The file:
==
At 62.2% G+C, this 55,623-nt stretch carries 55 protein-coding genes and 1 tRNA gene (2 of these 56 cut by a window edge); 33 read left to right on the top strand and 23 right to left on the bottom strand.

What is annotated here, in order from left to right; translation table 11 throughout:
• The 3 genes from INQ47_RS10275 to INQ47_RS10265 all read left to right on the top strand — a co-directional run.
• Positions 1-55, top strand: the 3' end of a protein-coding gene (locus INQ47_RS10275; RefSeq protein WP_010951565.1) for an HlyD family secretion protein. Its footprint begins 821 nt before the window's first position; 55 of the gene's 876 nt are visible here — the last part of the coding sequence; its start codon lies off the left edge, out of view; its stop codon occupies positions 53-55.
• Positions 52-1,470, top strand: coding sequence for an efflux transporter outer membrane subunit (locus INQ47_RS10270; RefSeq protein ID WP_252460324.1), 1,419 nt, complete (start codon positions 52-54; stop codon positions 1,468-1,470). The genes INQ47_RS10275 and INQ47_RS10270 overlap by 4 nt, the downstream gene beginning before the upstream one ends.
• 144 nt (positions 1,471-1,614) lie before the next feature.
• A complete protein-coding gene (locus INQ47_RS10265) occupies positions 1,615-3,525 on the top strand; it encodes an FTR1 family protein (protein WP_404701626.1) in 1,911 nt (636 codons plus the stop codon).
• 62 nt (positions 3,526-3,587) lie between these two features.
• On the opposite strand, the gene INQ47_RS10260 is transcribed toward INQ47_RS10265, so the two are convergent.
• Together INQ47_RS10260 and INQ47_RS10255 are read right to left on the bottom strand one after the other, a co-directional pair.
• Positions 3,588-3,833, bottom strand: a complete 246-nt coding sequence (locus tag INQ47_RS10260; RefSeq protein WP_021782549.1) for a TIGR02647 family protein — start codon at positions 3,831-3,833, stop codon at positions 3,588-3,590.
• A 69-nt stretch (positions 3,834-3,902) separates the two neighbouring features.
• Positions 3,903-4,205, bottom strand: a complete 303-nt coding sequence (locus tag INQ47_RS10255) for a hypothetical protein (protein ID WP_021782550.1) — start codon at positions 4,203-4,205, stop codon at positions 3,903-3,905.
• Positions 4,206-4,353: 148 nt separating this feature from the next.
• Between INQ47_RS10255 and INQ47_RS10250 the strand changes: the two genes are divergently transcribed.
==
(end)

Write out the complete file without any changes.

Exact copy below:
At 62.2% G+C, this 55,623-nt stretch carries 55 protein-coding genes and 1 tRNA gene (2 of these 56 cut by a window edge); 33 read left to right on the top strand and 23 right to left on the bottom strand.

What is annotated here, in order from left to right; translation table 11 throughout:
• The 3 genes from INQ47_RS10275 to INQ47_RS10265 all read left to right on the top strand — a co-directional run.
• Positions 1-55, top strand: the 3' end of a protein-coding gene (locus INQ47_RS10275; RefSeq protein WP_010951565.1) for an HlyD family secretion protein. Its footprint begins 821 nt before the window's first position; 55 of the gene's 876 nt are visible here — the last part of the coding sequence; its start codon lies off the left edge, out of view; its stop codon occupies positions 53-55.
• Positions 52-1,470, top strand: coding sequence for an efflux transporter outer membrane subunit (locus INQ47_RS10270; RefSeq protein ID WP_252460324.1), 1,419 nt, complete (start codon positions 52-54; stop codon positions 1,468-1,470). The genes INQ47_RS10275 and INQ47_RS10270 overlap by 4 nt, the downstream gene beginning before the upstream one ends.
• 144 nt (positions 1,471-1,614) lie before the next feature.
• A complete protein-coding gene (locus INQ47_RS10265) occupies positions 1,615-3,525 on the top strand; it encodes an FTR1 family protein (protein WP_404701626.1) in 1,911 nt (636 codons plus the stop codon).
• 62 nt (positions 3,526-3,587) lie between these two features.
• On the opposite strand, the gene INQ47_RS10260 is transcribed toward INQ47_RS10265, so the two are convergent.
• Together INQ47_RS10260 and INQ47_RS10255 are read right to left on the bottom strand one after the other, a co-directional pair.
• Positions 3,588-3,833, bottom strand: a complete 246-nt coding sequence (locus tag INQ47_RS10260; RefSeq protein WP_021782549.1) for a TIGR02647 family protein — start codon at positions 3,831-3,833, stop codon at positions 3,588-3,590.
• A 69-nt stretch (positions 3,834-3,902) separates the two neighbouring features.
• Positions 3,903-4,205, bottom strand: a complete 303-nt coding sequence (locus tag INQ47_RS10255) for a hypothetical protein (protein ID WP_021782550.1) — start codon at positions 4,203-4,205, stop codon at positions 3,903-3,905.
• Positions 4,206-4,353: 148 nt separating this feature from the next.
• Between INQ47_RS10255 and INQ47_RS10250 the strand changes: the two genes are divergently transcribed.